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Curated by Alessandro Trabucco

Art does not reproduce the visible,
rather it makes visible.
Paul Klee, Creative Confession, 1920

Written by the great Swiss artist Paul Klee, one of the most prominent figures in the most revolutionary decade of the 20th Century, this meaningful statement is taken from Creative Confession, a short essay published almost a century ago, and is emblematic of a historical period of extraordinary and unrepeatable creative ferment. These few years were characterised by enormous upheavals in all fields of human creativity, from painting to musical research (consider, for example, the astounding effect that Stravinsky’s ‘Rite of Spring’ had on the audiences at its first performance in 1913, or the innovative theories of Schonberg’s dodecaphony, just a few years later) and the  precocious language innovations involving a basically still young artistic field such as that of photography and put into practice by bold experimenters including Man Ray, Christian Schad and Lazlo Moholy-Nagy.
This timeless phrase applies perfectly and especially to photography which, ever since its birth in around the mid 19th Century, has always been accused of being too closely identified with a servile duplication of reality.
At the beginning of the 20th Century, however, this prejudice was repudiated by the innovative capacity of the abovementioned artists (who cannot strictly be defined as pure photographers), and subsequently, in the last twenty years of the same century, with the technological development of digital photography, by which such accusations were once and for all rendered groundless.
When we look at a photograph now, it is no longer necessarily true that what we are seeing actually exists or has existed in reality or another time. In other words, photography no longer fulfils the task of objectively documenting a place or an event.
Photographic composition, in which it is possible, nevertheless, to recognise a cross-section of outer reality and not merely the shadow or brilliant silhouette of a real object directly fixed by the artist onto emulsified paper in the darkroom (e.g. Man Ray’s rayograms, a technique that bypassed the stage of shooting the image onto light-sensitive film), is visually independent from that which it expresses. In other words, it “does not reproduce the visible, but it makes visible” an image that previously only existed in the mind of its creator.
And this is precisely what happens with the Aqua Aura images – icy landscapes, white deserts, desolate lands deprived of any living thing (human, animal or vegetable) or, in some cases, characterised by merely metaphorical  presences (represented by an object or a remnant of manual activity), animated by an existence of their own, a ‘real’ inner life of their own. This presence in the world, however, is the fruit of an invention of the mind, an actual manipulation that first takes place in the unfathomable realm of the human imagination and is then ‘physically’ elaborated in the electronic virtuality of the digital artificial world.
The images, therefore, originate from a series of suggestions provoked by external reality, the actual procedure followed by Aqua Aura and, initially, the established procedure of landscape photography, which searches the globe far and wide in pursuit of a personal interpretation of the natural spectacle before our eyes, realising an indefinite (i.e. unquantifiable) number of shots. In the work of Aqua Aura these shots subsequently undergo considerable changes; a careful selection of the images leads to the creation of real visual hybrids, individual representations assembled on the computer and composed of parts taken from different shots to form a brand new and, above all, inexistent reality.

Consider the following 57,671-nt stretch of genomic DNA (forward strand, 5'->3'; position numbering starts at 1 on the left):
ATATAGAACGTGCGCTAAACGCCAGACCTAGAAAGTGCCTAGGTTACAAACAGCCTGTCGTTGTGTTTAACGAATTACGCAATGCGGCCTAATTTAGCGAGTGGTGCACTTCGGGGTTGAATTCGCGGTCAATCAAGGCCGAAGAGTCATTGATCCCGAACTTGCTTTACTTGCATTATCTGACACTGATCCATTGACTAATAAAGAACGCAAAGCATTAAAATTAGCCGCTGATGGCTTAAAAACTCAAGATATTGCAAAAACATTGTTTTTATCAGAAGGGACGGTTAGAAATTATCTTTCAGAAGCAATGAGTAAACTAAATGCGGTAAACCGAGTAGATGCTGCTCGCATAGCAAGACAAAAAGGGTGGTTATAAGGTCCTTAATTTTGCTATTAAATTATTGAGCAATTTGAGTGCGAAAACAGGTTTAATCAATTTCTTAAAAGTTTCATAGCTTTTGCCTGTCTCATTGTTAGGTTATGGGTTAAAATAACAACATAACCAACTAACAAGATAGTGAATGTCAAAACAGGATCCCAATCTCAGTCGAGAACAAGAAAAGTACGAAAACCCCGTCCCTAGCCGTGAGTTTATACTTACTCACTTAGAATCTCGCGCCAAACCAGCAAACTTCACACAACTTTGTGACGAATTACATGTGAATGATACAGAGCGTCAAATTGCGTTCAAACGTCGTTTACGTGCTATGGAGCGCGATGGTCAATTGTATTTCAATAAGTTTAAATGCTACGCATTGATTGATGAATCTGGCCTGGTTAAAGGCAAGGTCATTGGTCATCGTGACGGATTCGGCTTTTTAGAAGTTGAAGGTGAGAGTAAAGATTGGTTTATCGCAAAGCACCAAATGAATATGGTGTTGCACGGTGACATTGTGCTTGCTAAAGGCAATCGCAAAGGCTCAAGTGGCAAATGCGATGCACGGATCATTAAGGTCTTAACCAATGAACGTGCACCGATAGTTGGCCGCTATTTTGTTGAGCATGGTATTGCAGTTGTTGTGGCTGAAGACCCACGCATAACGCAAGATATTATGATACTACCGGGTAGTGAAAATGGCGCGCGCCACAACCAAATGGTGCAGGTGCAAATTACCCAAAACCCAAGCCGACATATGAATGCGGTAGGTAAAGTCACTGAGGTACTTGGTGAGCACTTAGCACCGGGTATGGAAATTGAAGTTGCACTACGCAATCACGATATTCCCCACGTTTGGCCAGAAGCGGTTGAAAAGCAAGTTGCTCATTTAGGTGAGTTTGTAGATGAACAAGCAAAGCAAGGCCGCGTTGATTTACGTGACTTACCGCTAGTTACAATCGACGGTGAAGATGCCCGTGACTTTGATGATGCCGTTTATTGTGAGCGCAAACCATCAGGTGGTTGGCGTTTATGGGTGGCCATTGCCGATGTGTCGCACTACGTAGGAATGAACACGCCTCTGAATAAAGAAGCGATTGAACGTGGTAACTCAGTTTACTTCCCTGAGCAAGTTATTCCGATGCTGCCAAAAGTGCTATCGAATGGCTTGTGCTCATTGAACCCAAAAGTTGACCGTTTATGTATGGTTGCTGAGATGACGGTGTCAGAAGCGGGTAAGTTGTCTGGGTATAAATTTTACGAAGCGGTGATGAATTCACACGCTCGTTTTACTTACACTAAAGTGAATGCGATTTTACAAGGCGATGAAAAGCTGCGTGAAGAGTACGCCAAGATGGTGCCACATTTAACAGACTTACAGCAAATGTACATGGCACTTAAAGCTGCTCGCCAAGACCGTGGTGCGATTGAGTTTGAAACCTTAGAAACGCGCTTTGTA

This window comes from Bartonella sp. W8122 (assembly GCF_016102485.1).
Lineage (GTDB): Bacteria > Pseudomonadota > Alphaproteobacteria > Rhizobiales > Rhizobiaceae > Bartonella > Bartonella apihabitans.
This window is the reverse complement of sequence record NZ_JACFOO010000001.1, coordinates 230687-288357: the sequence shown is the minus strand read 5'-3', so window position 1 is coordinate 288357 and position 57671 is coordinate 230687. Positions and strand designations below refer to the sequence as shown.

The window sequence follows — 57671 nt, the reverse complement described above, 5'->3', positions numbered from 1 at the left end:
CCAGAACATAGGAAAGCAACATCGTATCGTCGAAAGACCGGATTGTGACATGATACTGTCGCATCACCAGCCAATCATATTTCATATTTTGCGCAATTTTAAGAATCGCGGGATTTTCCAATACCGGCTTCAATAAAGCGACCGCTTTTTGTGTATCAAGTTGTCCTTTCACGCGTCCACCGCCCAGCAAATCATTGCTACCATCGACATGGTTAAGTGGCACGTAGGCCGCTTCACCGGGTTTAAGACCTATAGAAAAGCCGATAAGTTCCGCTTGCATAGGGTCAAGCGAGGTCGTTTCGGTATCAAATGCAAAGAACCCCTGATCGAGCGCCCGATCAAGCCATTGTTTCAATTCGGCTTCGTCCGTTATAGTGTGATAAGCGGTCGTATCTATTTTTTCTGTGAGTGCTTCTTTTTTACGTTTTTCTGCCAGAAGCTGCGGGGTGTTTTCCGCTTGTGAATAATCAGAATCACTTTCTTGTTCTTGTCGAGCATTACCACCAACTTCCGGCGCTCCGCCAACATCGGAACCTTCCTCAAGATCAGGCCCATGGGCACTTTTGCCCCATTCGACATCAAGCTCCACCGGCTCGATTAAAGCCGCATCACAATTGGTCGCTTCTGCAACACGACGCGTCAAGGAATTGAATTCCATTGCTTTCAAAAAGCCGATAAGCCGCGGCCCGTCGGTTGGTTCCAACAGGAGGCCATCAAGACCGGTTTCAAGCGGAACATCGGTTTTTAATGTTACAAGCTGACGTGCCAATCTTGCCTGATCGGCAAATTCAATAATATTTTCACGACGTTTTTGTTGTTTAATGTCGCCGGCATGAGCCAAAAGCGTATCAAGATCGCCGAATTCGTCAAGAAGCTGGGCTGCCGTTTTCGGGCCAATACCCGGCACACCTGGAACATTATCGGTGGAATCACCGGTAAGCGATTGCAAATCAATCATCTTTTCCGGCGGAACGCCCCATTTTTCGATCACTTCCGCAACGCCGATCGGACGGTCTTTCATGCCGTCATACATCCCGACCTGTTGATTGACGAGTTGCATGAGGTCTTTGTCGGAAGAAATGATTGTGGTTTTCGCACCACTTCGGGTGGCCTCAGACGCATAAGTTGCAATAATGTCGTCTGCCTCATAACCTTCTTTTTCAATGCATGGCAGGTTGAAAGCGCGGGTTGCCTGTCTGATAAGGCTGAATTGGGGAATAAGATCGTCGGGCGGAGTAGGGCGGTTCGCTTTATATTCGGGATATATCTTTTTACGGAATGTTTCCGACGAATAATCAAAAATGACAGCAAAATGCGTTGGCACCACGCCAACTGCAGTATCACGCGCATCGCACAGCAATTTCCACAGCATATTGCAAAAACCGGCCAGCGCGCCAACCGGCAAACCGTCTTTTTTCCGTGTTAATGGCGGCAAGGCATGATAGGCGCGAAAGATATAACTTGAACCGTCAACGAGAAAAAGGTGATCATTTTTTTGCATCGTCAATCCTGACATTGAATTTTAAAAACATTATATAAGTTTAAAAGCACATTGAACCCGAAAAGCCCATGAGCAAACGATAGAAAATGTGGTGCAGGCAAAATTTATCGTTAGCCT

This is exactly what Paul Klee affirms: to “make it visible” that which previously did “not exist” and that now can finally take shape thanks to the demiurgical power of the artist, who infuses vital energy into a new ‘creature’ by igniting its own inner creative spark.
The exhibition, which covers two floors of the gallery (ground and basement), is arranged in a sequence designed to accompany the visitor in the discovery of the evocative landscapes created by Aqua Aura, following an itinerary that reveals one by one the characteristic features of  each image, and especially the overall atmospheres evoked by them.
The sensation of the sublime, which inspires the vision of the glacial environments with their stark contrasts of brilliant white and pitch black, and the vapours that recall distant places in space and time, natural events that charm the gaze of the viewer and lead it into silent, still, romantic visions.
The attention is then further captivated by the presence of a modular display element that is apparently unrelated to the context, which introduces, especially with regard to the works exhibited on the basement floor, a destabilising and alternative aspect in an exclusively static and contemplative vision.
Aqua Aura uses this special object to create a ‘voyeuristic’ setting, compelling the viewer to come into closer contact with the individual images by hanging in front of them a sparkling red string curtain that prevents an easy and full view - a concealing action which has the precise purpose of establishing a sort of visual intimacy, a close, personal encounter, with the viewer.
The dreamlike aspect that characterises these photographs is a clear, tangible sign of the formal genesis that takes place mentally; to landscapes with a romantic atmosphere the artist adds architectural elements or alienating presences that considerably increase the effect of visual disorientation.

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